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Egyptian pound, naira, rand, cedi… African currencies in the eye of a storm - THE AFRICA REPORT

APRIL 22, 2024

In recent months, 23 of the African continent’s currencies have hit all-time lows against the US dollar – the consequences range from very high inflation to falling investment. What has caused it, and what are the implications?

Since 2023, most African currencies have been falling against the United States dollar: the Egyptian pound, the Nigerian naira, the rand, the Ghanaian cedi, the Congolese franc, the Kenyan shilling… In all, 23 of the continent’s currencies have hit all-time lows against the dollar in recent months.

In recent years, the Covid-19 crisis and the war in Ukraine have led to a breakdown in supply chains and global inflation. To limit the resulting rise in prices, the US Federal Reserve has raised interest rates, causing the dollar to rise and, in turn, weakening African currencies.

The situation is particularly worrying in Nigeria. On 5 April, it took 1,267 naira to buy a dollar, compared with 600 in June 2023 and 450 a year ago. In the second instalment of our series on the collapse of African currencies, experts examine the likelihood of a scenario similar to that experienced by Zimbabwe, which had to bid goodbye to its own currency in 2009 in favour of the US dollar.

Nestlé weighed down by foreign exchange losses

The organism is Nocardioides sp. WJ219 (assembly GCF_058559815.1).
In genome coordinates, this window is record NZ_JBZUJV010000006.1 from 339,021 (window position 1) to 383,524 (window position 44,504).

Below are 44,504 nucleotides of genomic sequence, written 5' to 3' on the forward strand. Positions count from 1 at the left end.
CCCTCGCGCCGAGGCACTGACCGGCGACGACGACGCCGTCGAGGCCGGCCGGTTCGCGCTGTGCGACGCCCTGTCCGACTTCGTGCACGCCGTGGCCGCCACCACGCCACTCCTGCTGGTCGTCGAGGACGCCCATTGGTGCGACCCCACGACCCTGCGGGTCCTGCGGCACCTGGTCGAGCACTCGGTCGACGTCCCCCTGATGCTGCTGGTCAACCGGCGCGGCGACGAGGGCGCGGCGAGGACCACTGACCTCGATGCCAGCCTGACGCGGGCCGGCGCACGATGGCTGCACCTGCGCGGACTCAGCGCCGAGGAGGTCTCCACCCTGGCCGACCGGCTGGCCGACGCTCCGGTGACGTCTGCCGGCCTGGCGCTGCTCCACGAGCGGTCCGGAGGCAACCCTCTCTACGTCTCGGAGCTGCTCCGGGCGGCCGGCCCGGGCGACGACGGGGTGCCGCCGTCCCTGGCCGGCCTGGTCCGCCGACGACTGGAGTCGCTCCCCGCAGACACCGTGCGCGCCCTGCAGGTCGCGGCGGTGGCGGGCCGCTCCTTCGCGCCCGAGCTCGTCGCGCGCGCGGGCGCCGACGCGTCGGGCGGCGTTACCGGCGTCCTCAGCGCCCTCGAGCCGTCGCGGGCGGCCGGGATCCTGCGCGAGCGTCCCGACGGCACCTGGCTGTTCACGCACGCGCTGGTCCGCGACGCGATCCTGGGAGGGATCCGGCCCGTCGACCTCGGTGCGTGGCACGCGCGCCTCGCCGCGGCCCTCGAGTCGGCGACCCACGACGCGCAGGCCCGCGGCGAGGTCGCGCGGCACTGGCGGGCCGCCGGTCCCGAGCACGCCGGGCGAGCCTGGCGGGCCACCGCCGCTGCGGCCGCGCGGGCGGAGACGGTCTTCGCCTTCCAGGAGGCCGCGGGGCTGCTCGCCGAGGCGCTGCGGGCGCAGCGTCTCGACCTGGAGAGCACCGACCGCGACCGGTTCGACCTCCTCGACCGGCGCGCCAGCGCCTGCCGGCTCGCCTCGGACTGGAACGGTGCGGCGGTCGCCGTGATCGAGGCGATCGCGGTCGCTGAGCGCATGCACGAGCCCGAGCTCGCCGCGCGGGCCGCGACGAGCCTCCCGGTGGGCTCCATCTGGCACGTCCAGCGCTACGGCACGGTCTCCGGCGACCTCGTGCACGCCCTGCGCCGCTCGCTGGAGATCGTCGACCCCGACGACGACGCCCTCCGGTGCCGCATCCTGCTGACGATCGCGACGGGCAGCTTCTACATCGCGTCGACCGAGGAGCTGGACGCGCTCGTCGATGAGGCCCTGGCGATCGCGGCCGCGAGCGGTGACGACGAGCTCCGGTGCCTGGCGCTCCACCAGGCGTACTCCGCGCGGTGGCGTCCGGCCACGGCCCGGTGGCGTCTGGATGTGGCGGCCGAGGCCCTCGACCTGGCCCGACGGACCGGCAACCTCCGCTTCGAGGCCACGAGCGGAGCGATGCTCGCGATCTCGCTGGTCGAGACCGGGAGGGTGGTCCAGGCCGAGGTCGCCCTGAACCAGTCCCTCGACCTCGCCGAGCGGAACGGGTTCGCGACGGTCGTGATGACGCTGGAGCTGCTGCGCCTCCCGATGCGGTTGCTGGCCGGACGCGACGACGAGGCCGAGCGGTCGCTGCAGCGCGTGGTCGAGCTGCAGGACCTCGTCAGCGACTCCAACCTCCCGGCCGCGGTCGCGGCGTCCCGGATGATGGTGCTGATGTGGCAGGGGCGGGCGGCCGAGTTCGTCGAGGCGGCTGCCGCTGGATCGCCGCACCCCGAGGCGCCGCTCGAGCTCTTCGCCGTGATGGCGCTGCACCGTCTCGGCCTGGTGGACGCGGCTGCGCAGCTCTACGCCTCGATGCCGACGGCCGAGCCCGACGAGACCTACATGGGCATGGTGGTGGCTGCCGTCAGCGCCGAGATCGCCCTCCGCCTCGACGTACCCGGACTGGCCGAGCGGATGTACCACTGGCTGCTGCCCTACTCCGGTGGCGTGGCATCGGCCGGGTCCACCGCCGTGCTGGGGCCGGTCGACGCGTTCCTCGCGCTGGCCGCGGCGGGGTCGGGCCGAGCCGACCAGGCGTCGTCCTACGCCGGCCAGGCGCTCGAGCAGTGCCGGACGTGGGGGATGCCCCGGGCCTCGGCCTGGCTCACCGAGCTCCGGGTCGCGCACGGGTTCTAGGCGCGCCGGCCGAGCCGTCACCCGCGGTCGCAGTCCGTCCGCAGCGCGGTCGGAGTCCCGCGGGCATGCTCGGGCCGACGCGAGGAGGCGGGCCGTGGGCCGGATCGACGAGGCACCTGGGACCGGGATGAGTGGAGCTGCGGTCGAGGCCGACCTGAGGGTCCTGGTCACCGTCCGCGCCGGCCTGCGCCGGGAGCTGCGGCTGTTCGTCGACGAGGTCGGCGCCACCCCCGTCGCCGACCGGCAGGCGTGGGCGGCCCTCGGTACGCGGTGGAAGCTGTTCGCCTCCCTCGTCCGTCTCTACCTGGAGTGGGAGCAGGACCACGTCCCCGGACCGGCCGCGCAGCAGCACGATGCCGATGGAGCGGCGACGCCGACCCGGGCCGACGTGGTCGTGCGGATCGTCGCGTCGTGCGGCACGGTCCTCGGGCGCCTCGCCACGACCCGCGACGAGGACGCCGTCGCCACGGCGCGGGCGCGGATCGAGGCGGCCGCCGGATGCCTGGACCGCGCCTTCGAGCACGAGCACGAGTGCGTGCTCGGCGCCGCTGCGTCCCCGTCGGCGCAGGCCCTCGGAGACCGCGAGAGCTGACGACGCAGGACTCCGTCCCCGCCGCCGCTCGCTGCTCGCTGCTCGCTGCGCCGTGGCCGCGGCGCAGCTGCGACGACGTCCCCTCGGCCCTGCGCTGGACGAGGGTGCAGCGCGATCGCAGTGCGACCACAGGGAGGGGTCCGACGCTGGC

This situation is not without consequences for investments. Several multinationals, including MTN, Nestlé and Nigerian Breweries, have posted record losses for 2023, weighed down by currency losses. Some have even decided to leave Nigeria, such as GSK and Procter & Gamble. By comparison, the countries of the CFA franc zone in West and Central Africa are islands of monetary stability. Is this enough to benefit from a redirection of investment? We deal with this question in the fourth instalment in our series.

Monetary instability in Ghana and Nigeria could also jeopardise the launch of the Economic Community of West African States (ECOWAS) currency, scheduled for 2027. To launch the eco, several “convergence criteria” must be met: a budget deficit of less than 3% of GDP, inflation limited to 10% and a debt of less than 70% of GDP. But those are a long way from being met, as our third instalment explains. Finally, several African countries are redoubling their ingenuity to protect their currencies from external shocks. But how successful have these attempts been?


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